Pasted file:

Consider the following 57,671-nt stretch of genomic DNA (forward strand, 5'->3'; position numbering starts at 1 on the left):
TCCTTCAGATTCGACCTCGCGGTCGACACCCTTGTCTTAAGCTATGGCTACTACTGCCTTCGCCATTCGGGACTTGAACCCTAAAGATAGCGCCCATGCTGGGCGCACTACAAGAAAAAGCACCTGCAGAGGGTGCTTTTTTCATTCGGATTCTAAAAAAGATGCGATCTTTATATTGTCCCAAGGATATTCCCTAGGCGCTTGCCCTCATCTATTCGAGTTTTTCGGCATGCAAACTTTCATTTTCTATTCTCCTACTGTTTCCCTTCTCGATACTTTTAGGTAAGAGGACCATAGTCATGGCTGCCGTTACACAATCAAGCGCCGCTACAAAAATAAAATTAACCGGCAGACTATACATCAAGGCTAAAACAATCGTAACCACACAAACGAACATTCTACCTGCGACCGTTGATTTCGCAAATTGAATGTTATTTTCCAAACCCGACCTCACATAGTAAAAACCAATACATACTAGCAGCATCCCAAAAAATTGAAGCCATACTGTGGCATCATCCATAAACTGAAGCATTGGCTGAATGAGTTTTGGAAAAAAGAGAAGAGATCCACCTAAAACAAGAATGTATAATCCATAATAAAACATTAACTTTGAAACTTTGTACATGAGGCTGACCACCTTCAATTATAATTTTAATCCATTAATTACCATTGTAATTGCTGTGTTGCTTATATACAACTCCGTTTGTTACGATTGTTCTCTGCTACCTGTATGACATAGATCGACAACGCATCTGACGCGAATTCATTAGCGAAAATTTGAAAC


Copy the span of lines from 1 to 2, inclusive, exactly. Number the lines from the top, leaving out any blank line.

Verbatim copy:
Consider the following 57,671-nt stretch of genomic DNA (forward strand, 5'->3'; position numbering starts at 1 on the left):
TCCTTCAGATTCGACCTCGCGGTCGACACCCTTGTCTTAAGCTATGGCTACTACTGCCTTCGCCATTCGGGACTTGAACCCTAAAGATAGCGCCCATGCTGGGCGCACTACAAGAAAAAGCACCTGCAGAGGGTGCTTTTTTCATTCGGATTCTAAAAAAGATGCGATCTTTATATTGTCCCAAGGATATTCCCTAGGCGCTTGCCCTCATCTATTCGAGTTTTTCGGCATGCAAACTTTCATTTTCTATTCTCCTACTGTTTCCCTTCTCGATACTTTTAGGTAAGAGGACCATAGTCATGGCTGCCGTTACACAATCAAGCGCCGCTACAAAAATAAAATTAACCGGCAGACTATACATCAAGGCTAAAACAATCGTAACCACACAAACGAACATTCTACCTGCGACCGTTGATTTCGCAAATTGAATGTTATTTTCCAAACCCGACCTCACATAGTAAAAACCAATACATACTAGCAGCATCCCAAAAAATTGAAGCCATACTGTGGCATCATCCATAAACTGAAGCATTGGCTGAATGAGTTTTGGAAAAAAGAGAAGAGATCCACCTAAAACAAGAATGTATAATCCATAATAAAACATTAACTTTGAAACTTTGTACATGAGGCTGACCACCTTCAATTATAATTTTAATCCATTAATTACCATTGTAATTGCTGTGTTGCTTATATACAACTCCGTTTGTTACGATTGTTCTCTGCTACCTGTATGACATAGATCGACAACGCATCTGACGCGAATTCATTAGCGAAAATTTGAAAC